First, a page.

The Little Mermaid
|Date||15th July 2016|
|Society||Viva Theatre Company|
|Venue||St Andrew's Church Soham|
|Type of Production||Youth Musical|
|Director||Ben Child & Lee Sherwood|
|Musical Director||Gemma Perry|
Author: Julie Petrucci
When I was asked to review Viva’s junior youth performance of the Walt Disney classic “The Little Mermaid”, I accepted without hesitation. I happen to be a great fan of Disney but have never so far seen 1) The Little Mermaid or 2) Viva’s Junior Youth Section (5-15 year olds) in their very own show.
For those, like me, unfamiliar with the film, I’ll give you a quick overview. The story is of a beautiful young mermaid Princess Ariel, who longs to leave her father King Triton's underwater kingdom. On one of her trips to the human world above, she saves the handsome young prince Eric from drowning, he is enchanted by her lovely voice and is determined to seek her out and claim her as his bride. Ariel has to make a deal with the wicked sea witch, Ursula, forfeiting her voice for the chance to become human for three days and find her prince and, as in all good fairy tales, good triumphs over evil in the end.
As always with a Viva production, this time with St Andrew’s Church Soham as their venue, the set design was excellent (credit to Oliver Ellerton, Ellie Bovingdon and Jodie Nunn). Great effort was made to create an under-the-sea look on the unusual shape acting space, and set design coupled with excellent large props achieved it well (great boat by the way). The radio controlled shark (or should I say at times uncontrolled shark?) generated much amusement before curtain up and in the interval – a nice touch.
Lighting design was well done and the backstage team did a good job of hiding in plain sight with simple but well planned set changes. Music, I think, was all on backing track, which worked nicely throughout, but was, for me, overloud which meant we missed some of the dialogue. Credit to the cast, and the efforts of MD Gemma Perry, that they all seemed to know the tracks very well. The chorus work was well rehearsed and choreographed, it was lovely to see that even the youngest cast members knew all the words and the dance moves. I have to say the costumes looked terrific and I doff my cap to the costume design team. The make-up design by Ailsing O’Rielly was super complimenting the costumes and not overdone on the young actors.
There are some great parts in ‘The Little Mermaid’ such as Sebastian the Crab, Scuttle the Seagull and Flounder the...Flounder. As the self-proclaimed expert on ‘human stuff’ (particularly dingle hoppers), Alex Burns gave a very good performance indeed. He put the comedy of the part across well. He also sang nicely, and was well backed up by his fellow gulls, Holly Pryke, Siobhan Fordham and Tabby Kirk.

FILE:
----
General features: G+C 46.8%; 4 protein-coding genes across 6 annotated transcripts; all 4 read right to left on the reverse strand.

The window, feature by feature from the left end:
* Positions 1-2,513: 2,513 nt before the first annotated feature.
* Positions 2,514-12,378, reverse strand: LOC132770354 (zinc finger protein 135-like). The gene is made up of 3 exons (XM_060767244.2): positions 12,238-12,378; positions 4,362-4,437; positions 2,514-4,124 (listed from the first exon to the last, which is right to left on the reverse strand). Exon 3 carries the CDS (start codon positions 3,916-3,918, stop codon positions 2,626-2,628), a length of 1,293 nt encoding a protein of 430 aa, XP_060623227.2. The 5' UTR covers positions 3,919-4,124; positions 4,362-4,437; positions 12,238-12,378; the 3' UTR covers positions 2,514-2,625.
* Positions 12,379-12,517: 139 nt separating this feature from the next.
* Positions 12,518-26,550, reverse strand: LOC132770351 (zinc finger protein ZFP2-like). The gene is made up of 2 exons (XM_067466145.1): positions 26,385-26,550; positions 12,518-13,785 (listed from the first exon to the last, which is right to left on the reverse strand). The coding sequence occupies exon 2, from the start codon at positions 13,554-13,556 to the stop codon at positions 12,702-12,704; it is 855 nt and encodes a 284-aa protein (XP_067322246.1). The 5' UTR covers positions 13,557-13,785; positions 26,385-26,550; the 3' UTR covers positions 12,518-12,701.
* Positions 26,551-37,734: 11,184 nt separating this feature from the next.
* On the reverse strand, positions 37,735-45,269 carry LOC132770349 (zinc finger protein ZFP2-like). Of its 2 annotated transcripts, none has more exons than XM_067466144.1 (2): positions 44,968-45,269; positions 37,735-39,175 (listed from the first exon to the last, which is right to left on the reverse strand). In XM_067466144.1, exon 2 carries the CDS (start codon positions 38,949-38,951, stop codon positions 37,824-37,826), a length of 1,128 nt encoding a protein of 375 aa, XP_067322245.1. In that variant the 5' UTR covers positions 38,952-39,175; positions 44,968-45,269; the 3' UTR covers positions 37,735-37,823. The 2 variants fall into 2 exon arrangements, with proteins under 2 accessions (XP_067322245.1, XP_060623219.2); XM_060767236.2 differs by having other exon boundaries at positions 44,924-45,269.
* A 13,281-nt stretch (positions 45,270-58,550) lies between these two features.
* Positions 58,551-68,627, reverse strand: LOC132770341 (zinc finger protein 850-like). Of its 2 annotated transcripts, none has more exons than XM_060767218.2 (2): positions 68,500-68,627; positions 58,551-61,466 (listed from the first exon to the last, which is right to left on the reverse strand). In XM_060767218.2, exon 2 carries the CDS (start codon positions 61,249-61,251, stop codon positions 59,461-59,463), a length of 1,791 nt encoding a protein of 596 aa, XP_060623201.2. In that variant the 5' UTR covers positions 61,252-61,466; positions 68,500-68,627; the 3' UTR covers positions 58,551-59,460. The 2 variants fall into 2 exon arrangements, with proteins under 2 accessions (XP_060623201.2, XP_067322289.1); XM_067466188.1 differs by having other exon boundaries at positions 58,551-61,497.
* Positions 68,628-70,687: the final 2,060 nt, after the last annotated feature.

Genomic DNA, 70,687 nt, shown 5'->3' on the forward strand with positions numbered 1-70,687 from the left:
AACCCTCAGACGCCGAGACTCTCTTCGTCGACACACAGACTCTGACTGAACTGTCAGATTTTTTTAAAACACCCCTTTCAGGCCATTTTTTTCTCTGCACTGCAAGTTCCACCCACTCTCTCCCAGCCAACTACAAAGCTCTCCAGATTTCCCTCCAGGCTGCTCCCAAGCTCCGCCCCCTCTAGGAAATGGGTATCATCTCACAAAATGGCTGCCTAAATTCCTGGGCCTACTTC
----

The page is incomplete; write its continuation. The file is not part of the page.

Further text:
Sienna Warder Flounder, who I loved, was small, confident and talented. She gave an extremely accomplished performance as the loyal, yet cowardly, Flounder. I was most impressed with the way she handled herself singing against the Mersisters, (Zara Minns, Izzy Avey-Waltrers, Summer Dowling, Lola MacDonald, Lily McMahon, Abbey Cornwell), in ‘She’s in Love’.
Kiera O’Reilly as Sebastian was brilliant. Kiera has a great feel for comedy, her delivery and timing were excellent. This was a fine performance.
As seems to be traditional in a Disney Princess story, the Prince is not afforded much of a character and only really exists as vehicle for the Princess’ story to progress. That said, Alfie Peckham gave a tidy performance in this role, although having a tendency to deliver lines too fast vocally he was very strong. He was ably supported by Daniel Allgood as Grimsby.
A youth production always throws up difficulties for youngsters of a similar age playing a parent but I thought that Isaac Stares gave a good performance as King Triton, managing to wield a strong hand over his feisty daughter.
Ariel, The Little Mermaid herself was very well played by Macey Bennett ‘Part of Your World’ was nicely delivered, and she performed equally well in the second half of the show when she was unable to speak or sing and had to communicate through mime.
I reserve my final praise for Lizi Nicholson who was perfectly cast as Ursula, who commanded the action every time she appeared. With evil eels, Flotsam and Jetsom (well portrayed by Megan Godfrey and Caitlin Eaton), in tow, she looked excellent in costume and make-up, and appeared in total control of all of her scenes. I was most impressed too with her vocal performance.
One criticism I have is that in Ursula’s “big scene” when she takes Ariel’s voice, she was performing from the balcony at the back of the church. Yes, it sounded impressive but for the audience there were two choices: turning round completely to appreciate Lizi’s performance or watch what was happening to Ariel on stage. I think most people watched the stage which was a shame as this was one of the most powerful scenes in the show.
I am sorry I cannot name every one in the cast because everyone is deserving of praise. All principals were good and there was some first-rate singing and dancing by the ensemble. Certainly the excellent choreography devised by Louise Plummer and assistant choreographer Jodie Nunn was done full justice to by the young dancers.
Directors Ben Clark and Lee Sherwood had their hands full with this cast of over seventy but well done to them as they all acquitted themselves very well, with good singing, movement and obvious enjoyment. I can honestly say all your hard work paid off with a most pleasurable and engaging show.
This was one of those occasions when I had a smile on my face all the way through - it really was a delightful production.